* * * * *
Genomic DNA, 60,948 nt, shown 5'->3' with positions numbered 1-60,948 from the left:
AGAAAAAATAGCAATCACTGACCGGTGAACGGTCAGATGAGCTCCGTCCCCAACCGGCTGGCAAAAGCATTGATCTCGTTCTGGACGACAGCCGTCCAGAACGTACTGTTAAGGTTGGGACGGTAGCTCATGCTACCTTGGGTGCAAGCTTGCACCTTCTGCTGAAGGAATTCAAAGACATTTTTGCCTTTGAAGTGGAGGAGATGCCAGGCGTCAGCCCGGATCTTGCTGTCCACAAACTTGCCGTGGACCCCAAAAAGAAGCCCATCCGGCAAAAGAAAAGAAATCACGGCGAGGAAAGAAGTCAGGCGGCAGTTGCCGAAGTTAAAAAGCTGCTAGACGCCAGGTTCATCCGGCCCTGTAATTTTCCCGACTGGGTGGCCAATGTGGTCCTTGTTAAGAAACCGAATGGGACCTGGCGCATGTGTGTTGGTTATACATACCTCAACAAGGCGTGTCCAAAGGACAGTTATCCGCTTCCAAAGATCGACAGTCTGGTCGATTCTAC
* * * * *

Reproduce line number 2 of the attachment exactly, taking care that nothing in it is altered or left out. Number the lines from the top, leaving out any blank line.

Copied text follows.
AGAAAAAATAGCAATCACTGACCGGTGAACGGTCAGATGAGCTCCGTCCCCAACCGGCTGGCAAAAGCATTGATCTCGTTCTGGACGACAGCCGTCCAGAACGTACTGTTAAGGTTGGGACGGTAGCTCATGCTACCTTGGGTGCAAGCTTGCACCTTCTGCTGAAGGAATTCAAAGACATTTTTGCCTTTGAAGTGGAGGAGATGCCAGGCGTCAGCCCGGATCTTGCTGTCCACAAACTTGCCGTGGACCCCAAAAAGAAGCCCATCCGGCAAAAGAAAAGAAATCACGGCGAGGAAAGAAGTCAGGCGGCAGTTGCCGAAGTTAAAAAGCTGCTAGACGCCAGGTTCATCCGGCCCTGTAATTTTCCCGACTGGGTGGCCAATGTGGTCCTTGTTAAGAAACCGAATGGGACCTGGCGCATGTGTGTTGGTTATACATACCTCAACAAGGCGTGTCCAAAGGACAGTTATCCGCTTCCAAAGATCGACAGTCTGGTCGATTCTAC